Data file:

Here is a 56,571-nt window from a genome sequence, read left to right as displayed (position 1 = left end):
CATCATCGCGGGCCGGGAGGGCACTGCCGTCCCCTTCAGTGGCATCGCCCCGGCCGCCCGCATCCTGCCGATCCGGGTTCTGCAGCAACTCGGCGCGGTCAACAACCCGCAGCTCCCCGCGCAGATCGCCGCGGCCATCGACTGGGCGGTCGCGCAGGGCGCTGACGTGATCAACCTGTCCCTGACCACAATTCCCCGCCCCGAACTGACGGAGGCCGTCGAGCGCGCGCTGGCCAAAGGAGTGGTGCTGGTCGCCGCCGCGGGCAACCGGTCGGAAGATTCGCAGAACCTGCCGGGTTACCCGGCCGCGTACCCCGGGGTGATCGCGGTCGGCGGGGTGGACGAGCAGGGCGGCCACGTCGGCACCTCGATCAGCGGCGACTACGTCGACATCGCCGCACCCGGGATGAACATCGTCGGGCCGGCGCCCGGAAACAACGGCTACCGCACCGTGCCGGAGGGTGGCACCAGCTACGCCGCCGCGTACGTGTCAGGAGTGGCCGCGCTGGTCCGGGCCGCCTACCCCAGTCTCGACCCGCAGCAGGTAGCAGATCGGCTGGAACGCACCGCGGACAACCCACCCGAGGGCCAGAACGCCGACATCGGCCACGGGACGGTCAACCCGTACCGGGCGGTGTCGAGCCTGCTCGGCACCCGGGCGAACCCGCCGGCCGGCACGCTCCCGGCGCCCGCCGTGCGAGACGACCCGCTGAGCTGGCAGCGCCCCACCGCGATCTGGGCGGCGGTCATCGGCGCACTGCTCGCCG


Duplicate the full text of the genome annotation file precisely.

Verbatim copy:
Here is a 56,571-nt window from a genome sequence, read left to right as displayed (position 1 = left end):
CATCATCGCGGGCCGGGAGGGCACTGCCGTCCCCTTCAGTGGCATCGCCCCGGCCGCCCGCATCCTGCCGATCCGGGTTCTGCAGCAACTCGGCGCGGTCAACAACCCGCAGCTCCCCGCGCAGATCGCCGCGGCCATCGACTGGGCGGTCGCGCAGGGCGCTGACGTGATCAACCTGTCCCTGACCACAATTCCCCGCCCCGAACTGACGGAGGCCGTCGAGCGCGCGCTGGCCAAAGGAGTGGTGCTGGTCGCCGCCGCGGGCAACCGGTCGGAAGATTCGCAGAACCTGCCGGGTTACCCGGCCGCGTACCCCGGGGTGATCGCGGTCGGCGGGGTGGACGAGCAGGGCGGCCACGTCGGCACCTCGATCAGCGGCGACTACGTCGACATCGCCGCACCCGGGATGAACATCGTCGGGCCGGCGCCCGGAAACAACGGCTACCGCACCGTGCCGGAGGGTGGCACCAGCTACGCCGCCGCGTACGTGTCAGGAGTGGCCGCGCTGGTCCGGGCCGCCTACCCCAGTCTCGACCCGCAGCAGGTAGCAGATCGGCTGGAACGCACCGCGGACAACCCACCCGAGGGCCAGAACGCCGACATCGGCCACGGGACGGTCAACCCGTACCGGGCGGTGTCGAGCCTGCTCGGCACCCGGGCGAACCCGCCGGCCGGCACGCTCCCGGCGCCCGCCGTGCGAGACGACCCGCTGAGCTGGCAGCGCCCCACCGCGATCTGGGCGGCGGTCATCGGCGCACTGCTCGCCG